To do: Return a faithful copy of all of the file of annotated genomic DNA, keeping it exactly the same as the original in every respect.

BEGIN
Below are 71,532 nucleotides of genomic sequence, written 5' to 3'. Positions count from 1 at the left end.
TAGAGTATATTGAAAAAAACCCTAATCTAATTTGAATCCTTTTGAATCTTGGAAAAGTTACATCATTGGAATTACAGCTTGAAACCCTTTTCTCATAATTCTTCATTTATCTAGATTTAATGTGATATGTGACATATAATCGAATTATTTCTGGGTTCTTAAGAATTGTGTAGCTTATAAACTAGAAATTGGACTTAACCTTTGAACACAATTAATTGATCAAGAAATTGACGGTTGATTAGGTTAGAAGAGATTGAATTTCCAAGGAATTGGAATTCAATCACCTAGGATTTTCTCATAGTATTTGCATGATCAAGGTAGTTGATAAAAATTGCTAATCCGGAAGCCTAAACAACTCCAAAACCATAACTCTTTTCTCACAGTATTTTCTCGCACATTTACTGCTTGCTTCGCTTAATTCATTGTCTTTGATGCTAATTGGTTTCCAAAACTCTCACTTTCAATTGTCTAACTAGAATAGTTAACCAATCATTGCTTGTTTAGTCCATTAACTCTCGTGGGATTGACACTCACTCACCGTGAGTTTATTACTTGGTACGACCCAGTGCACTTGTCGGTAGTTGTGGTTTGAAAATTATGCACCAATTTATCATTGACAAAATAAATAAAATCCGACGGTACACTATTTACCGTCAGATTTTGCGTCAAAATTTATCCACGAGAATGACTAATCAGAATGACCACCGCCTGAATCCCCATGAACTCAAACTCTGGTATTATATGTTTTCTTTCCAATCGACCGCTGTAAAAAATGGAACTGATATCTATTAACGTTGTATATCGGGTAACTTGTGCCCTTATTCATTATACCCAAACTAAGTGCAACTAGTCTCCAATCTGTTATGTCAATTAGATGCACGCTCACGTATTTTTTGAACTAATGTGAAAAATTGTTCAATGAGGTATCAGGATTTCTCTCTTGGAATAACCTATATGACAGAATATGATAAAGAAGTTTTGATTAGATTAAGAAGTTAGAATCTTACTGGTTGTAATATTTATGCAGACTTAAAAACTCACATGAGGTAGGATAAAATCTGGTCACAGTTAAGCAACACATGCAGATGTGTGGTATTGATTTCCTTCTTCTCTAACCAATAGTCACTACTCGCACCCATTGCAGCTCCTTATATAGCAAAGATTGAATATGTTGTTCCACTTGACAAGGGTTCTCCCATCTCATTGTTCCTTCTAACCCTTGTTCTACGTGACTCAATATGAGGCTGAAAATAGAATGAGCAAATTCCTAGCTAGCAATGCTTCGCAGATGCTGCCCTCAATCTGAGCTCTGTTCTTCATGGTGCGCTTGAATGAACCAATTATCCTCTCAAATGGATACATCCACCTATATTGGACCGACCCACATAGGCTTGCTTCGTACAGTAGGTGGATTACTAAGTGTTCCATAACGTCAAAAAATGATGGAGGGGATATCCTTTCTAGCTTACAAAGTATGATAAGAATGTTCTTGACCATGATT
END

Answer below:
Below are 71,532 nucleotides of genomic sequence, written 5' to 3'. Positions count from 1 at the left end.
TAGAGTATATTGAAAAAAACCCTAATCTAATTTGAATCCTTTTGAATCTTGGAAAAGTTACATCATTGGAATTACAGCTTGAAACCCTTTTCTCATAATTCTTCATTTATCTAGATTTAATGTGATATGTGACATATAATCGAATTATTTCTGGGTTCTTAAGAATTGTGTAGCTTATAAACTAGAAATTGGACTTAACCTTTGAACACAATTAATTGATCAAGAAATTGACGGTTGATTAGGTTAGAAGAGATTGAATTTCCAAGGAATTGGAATTCAATCACCTAGGATTTTCTCATAGTATTTGCATGATCAAGGTAGTTGATAAAAATTGCTAATCCGGAAGCCTAAACAACTCCAAAACCATAACTCTTTTCTCACAGTATTTTCTCGCACATTTACTGCTTGCTTCGCTTAATTCATTGTCTTTGATGCTAATTGGTTTCCAAAACTCTCACTTTCAATTGTCTAACTAGAATAGTTAACCAATCATTGCTTGTTTAGTCCATTAACTCTCGTGGGATTGACACTCACTCACCGTGAGTTTATTACTTGGTACGACCCAGTGCACTTGTCGGTAGTTGTGGTTTGAAAATTATGCACCAATTTATCATTGACAAAATAAATAAAATCCGACGGTACACTATTTACCGTCAGATTTTGCGTCAAAATTTATCCACGAGAATGACTAATCAGAATGACCACCGCCTGAATCCCCATGAACTCAAACTCTGGTATTATATGTTTTCTTTCCAATCGACCGCTGTAAAAAATGGAACTGATATCTATTAACGTTGTATATCGGGTAACTTGTGCCCTTATTCATTATACCCAAACTAAGTGCAACTAGTCTCCAATCTGTTATGTCAATTAGATGCACGCTCACGTATTTTTTGAACTAATGTGAAAAATTGTTCAATGAGGTATCAGGATTTCTCTCTTGGAATAACCTATATGACAGAATATGATAAAGAAGTTTTGATTAGATTAAGAAGTTAGAATCTTACTGGTTGTAATATTTATGCAGACTTAAAAACTCACATGAGGTAGGATAAAATCTGGTCACAGTTAAGCAACACATGCAGATGTGTGGTATTGATTTCCTTCTTCTCTAACCAATAGTCACTACTCGCACCCATTGCAGCTCCTTATATAGCAAAGATTGAATATGTTGTTCCACTTGACAAGGGTTCTCCCATCTCATTGTTCCTTCTAACCCTTGTTCTACGTGACTCAATATGAGGCTGAAAATAGAATGAGCAAATTCCTAGCTAGCAATGCTTCGCAGATGCTGCCCTCAATCTGAGCTCTGTTCTTCATGGTGCGCTTGAATGAACCAATTATCCTCTCAAATGGATACATCCACCTATATTGGACCGACCCACATAGGCTTGCTTCGTACAGTAGGTGGATTACTAAGTGTTCCATAACGTCAAAAAATGATGGAGGGGATATCCTTTCTAGCTTACAAAGTATGATAAGAATGTTCTTGACCATGATT